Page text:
Waylon Sharp, Bureau Veritas
FST Soapbox

You Are What You Eat: Meeting the Demand For Sustainable Practices and Transparency

By Waylon Sharp
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Waylon Sharp, Bureau Veritas

A very volatile sector, there are always new trends, opportunities and challenges in the food space, as a multitude of factors—including global climate and geopolitical challenges—can cause supply chain disruptions. Sustainable audits are heightening in demand, in order to validate company claims and provide consumers with peace of mind, as the industry continues to evolve with new ingredients, processes and technologies in play.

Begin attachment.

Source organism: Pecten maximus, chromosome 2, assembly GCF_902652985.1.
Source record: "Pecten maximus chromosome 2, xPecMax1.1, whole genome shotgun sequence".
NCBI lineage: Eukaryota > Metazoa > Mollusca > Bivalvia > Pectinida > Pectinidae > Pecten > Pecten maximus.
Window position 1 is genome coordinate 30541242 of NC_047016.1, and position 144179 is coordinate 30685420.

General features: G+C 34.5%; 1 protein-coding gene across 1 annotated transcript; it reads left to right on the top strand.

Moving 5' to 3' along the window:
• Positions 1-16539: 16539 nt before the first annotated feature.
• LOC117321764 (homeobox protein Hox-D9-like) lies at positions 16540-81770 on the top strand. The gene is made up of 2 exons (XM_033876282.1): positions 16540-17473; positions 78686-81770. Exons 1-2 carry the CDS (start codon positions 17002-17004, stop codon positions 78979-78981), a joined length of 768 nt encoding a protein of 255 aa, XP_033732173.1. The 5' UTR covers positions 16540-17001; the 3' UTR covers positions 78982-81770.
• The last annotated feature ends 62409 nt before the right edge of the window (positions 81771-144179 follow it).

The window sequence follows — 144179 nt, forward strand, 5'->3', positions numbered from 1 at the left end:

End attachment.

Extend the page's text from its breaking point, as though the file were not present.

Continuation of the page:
Consumers Today Demand Sustainable Practices and Transparency

The shift towards sustainability has further been accelerated by COVID-19, as the pandemic has made for more ethical and conscious consumers. According to research from Forrester, 68% of highly empowered consumers plan to ramp up their efforts to identify brands that reduce environmental impact. While there are numerous audits to measure sustainability and social responsibility, trending focus areas in the food space today are around sustainable packaging, water usage and food waste.

Three Ways Food Processors and Manufacturers Can Reduce Their Footprint

Key players across the food industry are stepping up to the challenge and finding innovative ways to minimize their environmental impact. The following are three ways food processors and manufacturers can reduce their footprint.